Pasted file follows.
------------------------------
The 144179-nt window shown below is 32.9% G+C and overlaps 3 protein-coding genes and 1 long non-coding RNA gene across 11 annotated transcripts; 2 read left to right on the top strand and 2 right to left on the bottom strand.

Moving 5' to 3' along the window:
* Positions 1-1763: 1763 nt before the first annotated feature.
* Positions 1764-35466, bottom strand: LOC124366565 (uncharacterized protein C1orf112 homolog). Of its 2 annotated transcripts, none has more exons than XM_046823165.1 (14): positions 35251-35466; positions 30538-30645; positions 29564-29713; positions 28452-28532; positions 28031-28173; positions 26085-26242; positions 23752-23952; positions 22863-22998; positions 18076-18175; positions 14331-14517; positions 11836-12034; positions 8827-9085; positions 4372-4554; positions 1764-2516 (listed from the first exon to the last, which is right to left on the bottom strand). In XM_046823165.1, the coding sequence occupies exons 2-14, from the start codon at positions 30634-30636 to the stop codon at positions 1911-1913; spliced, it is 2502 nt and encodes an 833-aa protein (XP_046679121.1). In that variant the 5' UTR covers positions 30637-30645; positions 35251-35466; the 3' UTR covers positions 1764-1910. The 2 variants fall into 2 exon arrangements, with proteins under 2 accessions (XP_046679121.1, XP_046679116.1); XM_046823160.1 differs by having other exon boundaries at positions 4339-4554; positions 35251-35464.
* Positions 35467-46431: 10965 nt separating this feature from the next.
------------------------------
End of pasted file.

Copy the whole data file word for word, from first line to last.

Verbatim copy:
The 144179-nt window shown below is 32.9% G+C and overlaps 3 protein-coding genes and 1 long non-coding RNA gene across 11 annotated transcripts; 2 read left to right on the top strand and 2 right to left on the bottom strand.

Moving 5' to 3' along the window:
* Positions 1-1763: 1763 nt before the first annotated feature.
* Positions 1764-35466, bottom strand: LOC124366565 (uncharacterized protein C1orf112 homolog). Of its 2 annotated transcripts, none has more exons than XM_046823165.1 (14): positions 35251-35466; positions 30538-30645; positions 29564-29713; positions 28452-28532; positions 28031-28173; positions 26085-26242; positions 23752-23952; positions 22863-22998; positions 18076-18175; positions 14331-14517; positions 11836-12034; positions 8827-9085; positions 4372-4554; positions 1764-2516 (listed from the first exon to the last, which is right to left on the bottom strand). In XM_046823165.1, the coding sequence occupies exons 2-14, from the start codon at positions 30634-30636 to the stop codon at positions 1911-1913; spliced, it is 2502 nt and encodes an 833-aa protein (XP_046679121.1). In that variant the 5' UTR covers positions 30637-30645; positions 35251-35466; the 3' UTR covers positions 1764-1910. The 2 variants fall into 2 exon arrangements, with proteins under 2 accessions (XP_046679121.1, XP_046679116.1); XM_046823160.1 differs by having other exon boundaries at positions 4339-4554; positions 35251-35464.
* Positions 35467-46431: 10965 nt separating this feature from the next.